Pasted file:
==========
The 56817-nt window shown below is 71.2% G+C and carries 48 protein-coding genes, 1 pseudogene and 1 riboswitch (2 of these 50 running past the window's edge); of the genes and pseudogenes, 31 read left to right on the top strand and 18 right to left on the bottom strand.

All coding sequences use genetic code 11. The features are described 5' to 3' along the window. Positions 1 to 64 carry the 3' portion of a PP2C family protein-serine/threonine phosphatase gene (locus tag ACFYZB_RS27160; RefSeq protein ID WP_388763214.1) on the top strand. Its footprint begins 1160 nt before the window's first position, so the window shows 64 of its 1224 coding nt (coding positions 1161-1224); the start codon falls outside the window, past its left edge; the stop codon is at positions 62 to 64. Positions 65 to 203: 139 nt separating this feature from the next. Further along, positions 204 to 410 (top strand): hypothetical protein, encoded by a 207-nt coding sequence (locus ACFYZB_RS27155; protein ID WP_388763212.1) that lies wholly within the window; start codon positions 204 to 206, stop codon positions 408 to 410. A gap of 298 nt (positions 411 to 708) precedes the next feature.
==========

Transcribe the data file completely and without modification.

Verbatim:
The 56817-nt window shown below is 71.2% G+C and carries 48 protein-coding genes, 1 pseudogene and 1 riboswitch (2 of these 50 running past the window's edge); of the genes and pseudogenes, 31 read left to right on the top strand and 18 right to left on the bottom strand.

All coding sequences use genetic code 11. The features are described 5' to 3' along the window. Positions 1 to 64 carry the 3' portion of a PP2C family protein-serine/threonine phosphatase gene (locus tag ACFYZB_RS27160; RefSeq protein ID WP_388763214.1) on the top strand. Its footprint begins 1160 nt before the window's first position, so the window shows 64 of its 1224 coding nt (coding positions 1161-1224); the start codon falls outside the window, past its left edge; the stop codon is at positions 62 to 64. Positions 65 to 203: 139 nt separating this feature from the next. Further along, positions 204 to 410 (top strand): hypothetical protein, encoded by a 207-nt coding sequence (locus ACFYZB_RS27155; protein ID WP_388763212.1) that lies wholly within the window; start codon positions 204 to 206, stop codon positions 408 to 410. A gap of 298 nt (positions 411 to 708) precedes the next feature.